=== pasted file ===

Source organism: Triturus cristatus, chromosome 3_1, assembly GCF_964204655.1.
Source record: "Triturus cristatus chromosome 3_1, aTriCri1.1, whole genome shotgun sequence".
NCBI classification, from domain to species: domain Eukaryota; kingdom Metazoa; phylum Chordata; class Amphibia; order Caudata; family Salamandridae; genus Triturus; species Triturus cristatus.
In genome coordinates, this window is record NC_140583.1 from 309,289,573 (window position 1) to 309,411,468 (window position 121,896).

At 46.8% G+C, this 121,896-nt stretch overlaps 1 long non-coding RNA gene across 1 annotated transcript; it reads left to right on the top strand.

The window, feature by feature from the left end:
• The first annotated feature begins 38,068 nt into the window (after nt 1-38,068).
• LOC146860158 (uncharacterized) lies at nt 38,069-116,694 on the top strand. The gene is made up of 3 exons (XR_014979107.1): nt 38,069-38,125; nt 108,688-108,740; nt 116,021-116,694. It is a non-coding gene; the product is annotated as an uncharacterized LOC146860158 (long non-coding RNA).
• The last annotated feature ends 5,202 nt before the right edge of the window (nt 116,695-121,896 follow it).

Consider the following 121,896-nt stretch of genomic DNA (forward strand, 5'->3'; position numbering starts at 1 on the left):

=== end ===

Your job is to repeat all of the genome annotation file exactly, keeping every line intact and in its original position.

Source organism: Triturus cristatus, chromosome 3_1, assembly GCF_964204655.1.
Source record: "Triturus cristatus chromosome 3_1, aTriCri1.1, whole genome shotgun sequence".
NCBI classification, from domain to species: domain Eukaryota; kingdom Metazoa; phylum Chordata; class Amphibia; order Caudata; family Salamandridae; genus Triturus; species Triturus cristatus.
In genome coordinates, this window is record NC_140583.1 from 309,289,573 (window position 1) to 309,411,468 (window position 121,896).

At 46.8% G+C, this 121,896-nt stretch overlaps 1 long non-coding RNA gene across 1 annotated transcript; it reads left to right on the top strand.

The window, feature by feature from the left end:
• The first annotated feature begins 38,068 nt into the window (after nt 1-38,068).
• LOC146860158 (uncharacterized) lies at nt 38,069-116,694 on the top strand. The gene is made up of 3 exons (XR_014979107.1): nt 38,069-38,125; nt 108,688-108,740; nt 116,021-116,694. It is a non-coding gene; the product is annotated as an uncharacterized LOC146860158 (long non-coding RNA).
• The last annotated feature ends 5,202 nt before the right edge of the window (nt 116,695-121,896 follow it).

Consider the following 121,896-nt stretch of genomic DNA (forward strand, 5'->3'; position numbering starts at 1 on the left):